Why do countries trade with each other? What determines the patterns of trade? At the end of the 1970s, these old questions caused increasing unease among a few economists. Surely, classical and neoclassical approaches could well explain inter-industry trade flows between countries that were different, either in sectoral productivities or factor endowments: Japan imports bananas and exports cars, Brazil exports mangoes and imports machinery. So far, so good. But what about trade flows between industrialized countries, which by far dominated global trade? How should intra-industry trade be explained? And why have multinational companies become so important? Ad hoc explanations abounded, but usually failed to provide adequate answers. Moreover, certain assumptions of traditional trade models, such as full competition at the international level, seemed inappropriate at least for some markets.
New trade theory was the answer to this long-standing undercurrent of discontent, and Paul Krugman (then the wunderkind of the MIT's economics department, now Princeton and New York Times) and Elhanan Helpman (formerly Tel Aviv University, now Harvard) were among the spearheads of this approach. In particular, new trade theory breaks with traditional analysis by relaxing the assumption of constant returns to scale and assuming imperfect competition in understanding how the international economy works. While in the early 1980s many special models proliferated, seemingly incompatible with traditional trade theory, but also with each other, this book for the first time provided an integrated theoretical approach. In fact, it offers MIT-style "minimum necessary" modelling at its best, such as mirror-image factor endowments in an Edgeworth box, or the use of Lancaster-type preferences in a trade model. Despite these innovative assumptions, there's no news but the old news with regard to some basic insights of older trade models; comparative advantage is alive and kicking, as is the role of factor endowments. What is surprising from a methodological perspective in this opus magnum is the amount of creative silliness, combined with intellectual rigour and discipline. It was thus less surprising that Stockholm heard, at least for Paul Krugman, who was awarded the Nobel prize in 2008.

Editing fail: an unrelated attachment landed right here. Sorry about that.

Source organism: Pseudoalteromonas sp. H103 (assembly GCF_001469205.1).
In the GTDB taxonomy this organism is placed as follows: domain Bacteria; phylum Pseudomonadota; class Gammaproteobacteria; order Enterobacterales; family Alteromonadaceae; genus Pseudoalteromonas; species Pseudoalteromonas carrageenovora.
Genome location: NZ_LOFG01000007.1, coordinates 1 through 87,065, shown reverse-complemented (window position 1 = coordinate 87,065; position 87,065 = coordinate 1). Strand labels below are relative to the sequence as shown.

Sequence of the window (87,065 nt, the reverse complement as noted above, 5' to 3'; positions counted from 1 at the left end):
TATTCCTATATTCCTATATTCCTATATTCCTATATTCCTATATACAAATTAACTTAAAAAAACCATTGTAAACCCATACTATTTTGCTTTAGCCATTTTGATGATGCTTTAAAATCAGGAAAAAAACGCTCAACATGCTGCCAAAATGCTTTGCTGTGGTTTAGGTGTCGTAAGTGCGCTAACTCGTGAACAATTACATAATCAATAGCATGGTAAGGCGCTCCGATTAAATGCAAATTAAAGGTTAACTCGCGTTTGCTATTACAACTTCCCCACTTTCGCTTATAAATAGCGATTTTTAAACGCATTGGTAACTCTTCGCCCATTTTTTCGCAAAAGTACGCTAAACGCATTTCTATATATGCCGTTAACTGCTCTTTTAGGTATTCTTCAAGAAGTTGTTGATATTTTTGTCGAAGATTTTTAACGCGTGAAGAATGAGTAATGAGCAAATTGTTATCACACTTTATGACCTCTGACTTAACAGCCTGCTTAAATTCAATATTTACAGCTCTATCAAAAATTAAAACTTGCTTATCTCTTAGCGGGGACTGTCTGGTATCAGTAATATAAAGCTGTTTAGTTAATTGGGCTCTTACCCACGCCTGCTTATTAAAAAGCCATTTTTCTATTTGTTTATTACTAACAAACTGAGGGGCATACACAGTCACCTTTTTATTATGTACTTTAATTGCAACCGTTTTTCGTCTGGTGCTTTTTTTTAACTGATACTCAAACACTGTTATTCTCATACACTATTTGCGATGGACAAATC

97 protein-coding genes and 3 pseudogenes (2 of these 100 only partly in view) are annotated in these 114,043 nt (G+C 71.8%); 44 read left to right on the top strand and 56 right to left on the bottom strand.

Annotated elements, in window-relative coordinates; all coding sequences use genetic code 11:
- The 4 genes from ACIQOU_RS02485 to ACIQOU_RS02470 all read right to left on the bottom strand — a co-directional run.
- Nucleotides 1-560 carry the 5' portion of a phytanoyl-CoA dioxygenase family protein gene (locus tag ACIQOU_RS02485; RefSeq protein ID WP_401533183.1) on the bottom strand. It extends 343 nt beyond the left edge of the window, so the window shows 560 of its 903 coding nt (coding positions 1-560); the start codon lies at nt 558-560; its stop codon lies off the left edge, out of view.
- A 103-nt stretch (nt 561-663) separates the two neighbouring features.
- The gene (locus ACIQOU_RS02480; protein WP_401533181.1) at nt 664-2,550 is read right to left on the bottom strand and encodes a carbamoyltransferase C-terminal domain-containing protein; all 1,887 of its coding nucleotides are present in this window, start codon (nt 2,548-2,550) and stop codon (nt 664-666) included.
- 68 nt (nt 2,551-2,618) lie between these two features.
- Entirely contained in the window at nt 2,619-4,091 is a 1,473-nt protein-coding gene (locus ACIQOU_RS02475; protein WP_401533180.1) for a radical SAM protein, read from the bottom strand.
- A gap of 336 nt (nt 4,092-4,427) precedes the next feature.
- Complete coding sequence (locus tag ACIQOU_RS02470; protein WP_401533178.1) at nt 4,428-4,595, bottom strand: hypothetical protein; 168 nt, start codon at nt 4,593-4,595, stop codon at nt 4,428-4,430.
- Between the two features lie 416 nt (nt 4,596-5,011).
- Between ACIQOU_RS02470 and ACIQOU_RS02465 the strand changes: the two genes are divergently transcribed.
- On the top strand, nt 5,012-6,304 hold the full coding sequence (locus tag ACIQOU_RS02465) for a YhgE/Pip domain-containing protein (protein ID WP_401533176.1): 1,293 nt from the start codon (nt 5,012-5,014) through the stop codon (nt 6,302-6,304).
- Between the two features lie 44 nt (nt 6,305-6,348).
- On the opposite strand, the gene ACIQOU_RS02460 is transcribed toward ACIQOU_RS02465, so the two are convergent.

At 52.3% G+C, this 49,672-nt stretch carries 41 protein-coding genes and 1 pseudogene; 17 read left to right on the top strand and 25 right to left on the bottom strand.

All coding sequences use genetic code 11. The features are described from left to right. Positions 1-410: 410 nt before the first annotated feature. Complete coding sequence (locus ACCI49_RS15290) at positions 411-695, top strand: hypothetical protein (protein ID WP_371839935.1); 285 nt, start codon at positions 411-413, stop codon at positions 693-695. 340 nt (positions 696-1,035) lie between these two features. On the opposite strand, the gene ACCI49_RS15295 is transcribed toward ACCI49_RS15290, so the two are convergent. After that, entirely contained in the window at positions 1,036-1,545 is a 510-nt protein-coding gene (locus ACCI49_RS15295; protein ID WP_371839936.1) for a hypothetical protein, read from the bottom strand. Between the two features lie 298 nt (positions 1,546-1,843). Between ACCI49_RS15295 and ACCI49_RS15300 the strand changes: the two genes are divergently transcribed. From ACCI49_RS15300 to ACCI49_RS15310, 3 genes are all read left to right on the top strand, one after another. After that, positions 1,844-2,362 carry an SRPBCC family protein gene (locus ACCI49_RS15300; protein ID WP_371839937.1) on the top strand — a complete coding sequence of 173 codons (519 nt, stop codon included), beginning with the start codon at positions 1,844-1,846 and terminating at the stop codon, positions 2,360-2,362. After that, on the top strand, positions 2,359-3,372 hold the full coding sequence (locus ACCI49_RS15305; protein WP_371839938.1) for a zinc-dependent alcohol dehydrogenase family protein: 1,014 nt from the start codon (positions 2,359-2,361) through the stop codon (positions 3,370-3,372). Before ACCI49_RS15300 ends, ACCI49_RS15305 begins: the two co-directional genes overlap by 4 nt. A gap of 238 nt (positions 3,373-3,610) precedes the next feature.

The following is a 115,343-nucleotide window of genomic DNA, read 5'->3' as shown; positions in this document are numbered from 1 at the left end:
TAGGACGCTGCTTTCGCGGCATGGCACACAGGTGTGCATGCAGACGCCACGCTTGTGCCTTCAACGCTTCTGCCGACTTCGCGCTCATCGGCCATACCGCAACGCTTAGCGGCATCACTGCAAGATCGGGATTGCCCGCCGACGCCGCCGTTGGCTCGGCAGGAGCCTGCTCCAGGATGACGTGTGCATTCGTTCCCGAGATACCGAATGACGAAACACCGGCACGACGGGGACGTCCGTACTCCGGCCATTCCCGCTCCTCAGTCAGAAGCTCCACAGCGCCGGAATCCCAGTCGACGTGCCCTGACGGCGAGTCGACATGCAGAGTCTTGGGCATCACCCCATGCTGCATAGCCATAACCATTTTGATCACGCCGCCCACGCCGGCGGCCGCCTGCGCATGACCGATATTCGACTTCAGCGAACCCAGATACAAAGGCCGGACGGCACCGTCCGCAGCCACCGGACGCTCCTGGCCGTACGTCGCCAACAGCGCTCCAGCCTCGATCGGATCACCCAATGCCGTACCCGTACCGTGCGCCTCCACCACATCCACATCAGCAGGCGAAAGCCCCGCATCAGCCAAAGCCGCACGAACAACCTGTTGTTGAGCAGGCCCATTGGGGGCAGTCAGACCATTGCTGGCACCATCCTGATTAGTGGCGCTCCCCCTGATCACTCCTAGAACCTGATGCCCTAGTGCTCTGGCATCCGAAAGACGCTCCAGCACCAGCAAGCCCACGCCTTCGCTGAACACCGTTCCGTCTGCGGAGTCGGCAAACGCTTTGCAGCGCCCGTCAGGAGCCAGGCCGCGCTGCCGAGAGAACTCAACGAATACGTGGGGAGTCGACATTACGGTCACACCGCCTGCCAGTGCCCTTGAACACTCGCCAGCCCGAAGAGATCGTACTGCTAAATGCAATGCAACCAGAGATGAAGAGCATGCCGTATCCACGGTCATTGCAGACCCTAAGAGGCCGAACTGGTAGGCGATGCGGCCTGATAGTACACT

Thanks to monographs like this one, the question "Why do countries trade with each other?" is still a fascinating one nearly two-hundred years after the publication of Ricardo's Principles. When I used some of the book's theoretical key statements for empiricial work in my PhD thesis, it was at the frontier of economic research (the book, not my goddam thesis). Now, it no longer is - its findings have been mainstreamed into economic theory textbooks. Still, this book is no beachtowel read for those who want to get a glimpse of modern economic theory, and even advanced students may initially find it inaccessible. However, those who diligently work their way through it will be richly rewarded: You wish to know about the impact of: China's integration into the world economy? Trade effects of multinational companies? Outsourcing of labour-intensive production stages to developing countries? It's all in! When I (6 ft 5) read Krugman's works on trade issues first, I immediately noticed the difference between a tall and a great economist. After a second read of this monograph many years on, I realized what it actually is: a masterpiece at 25!